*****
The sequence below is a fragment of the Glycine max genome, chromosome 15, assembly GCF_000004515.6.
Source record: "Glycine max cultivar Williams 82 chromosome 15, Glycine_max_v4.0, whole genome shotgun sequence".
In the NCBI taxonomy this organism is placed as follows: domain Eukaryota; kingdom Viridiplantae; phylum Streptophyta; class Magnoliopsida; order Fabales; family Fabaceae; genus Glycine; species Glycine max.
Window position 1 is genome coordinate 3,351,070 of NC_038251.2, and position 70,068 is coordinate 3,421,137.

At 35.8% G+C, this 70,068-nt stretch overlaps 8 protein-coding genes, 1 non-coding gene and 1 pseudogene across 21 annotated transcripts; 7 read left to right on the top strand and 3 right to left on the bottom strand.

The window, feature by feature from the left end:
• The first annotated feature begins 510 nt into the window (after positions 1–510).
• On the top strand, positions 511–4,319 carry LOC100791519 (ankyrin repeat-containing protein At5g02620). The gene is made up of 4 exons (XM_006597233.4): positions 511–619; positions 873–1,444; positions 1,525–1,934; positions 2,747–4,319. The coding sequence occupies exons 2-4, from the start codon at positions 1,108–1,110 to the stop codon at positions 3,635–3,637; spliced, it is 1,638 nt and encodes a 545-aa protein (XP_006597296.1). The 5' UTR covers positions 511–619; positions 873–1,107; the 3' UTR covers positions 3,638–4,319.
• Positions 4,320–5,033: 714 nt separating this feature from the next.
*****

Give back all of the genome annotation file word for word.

The sequence below is a fragment of the Glycine max genome, chromosome 15, assembly GCF_000004515.6.
Source record: "Glycine max cultivar Williams 82 chromosome 15, Glycine_max_v4.0, whole genome shotgun sequence".
In the NCBI taxonomy this organism is placed as follows: domain Eukaryota; kingdom Viridiplantae; phylum Streptophyta; class Magnoliopsida; order Fabales; family Fabaceae; genus Glycine; species Glycine max.
Window position 1 is genome coordinate 3,351,070 of NC_038251.2, and position 70,068 is coordinate 3,421,137.

At 35.8% G+C, this 70,068-nt stretch overlaps 8 protein-coding genes, 1 non-coding gene and 1 pseudogene across 21 annotated transcripts; 7 read left to right on the top strand and 3 right to left on the bottom strand.

The window, feature by feature from the left end:
• The first annotated feature begins 510 nt into the window (after positions 1–510).
• On the top strand, positions 511–4,319 carry LOC100791519 (ankyrin repeat-containing protein At5g02620). The gene is made up of 4 exons (XM_006597233.4): positions 511–619; positions 873–1,444; positions 1,525–1,934; positions 2,747–4,319. The coding sequence occupies exons 2-4, from the start codon at positions 1,108–1,110 to the stop codon at positions 3,635–3,637; spliced, it is 1,638 nt and encodes a 545-aa protein (XP_006597296.1). The 5' UTR covers positions 511–619; positions 873–1,107; the 3' UTR covers positions 3,638–4,319.
• Positions 4,320–5,033: 714 nt separating this feature from the next.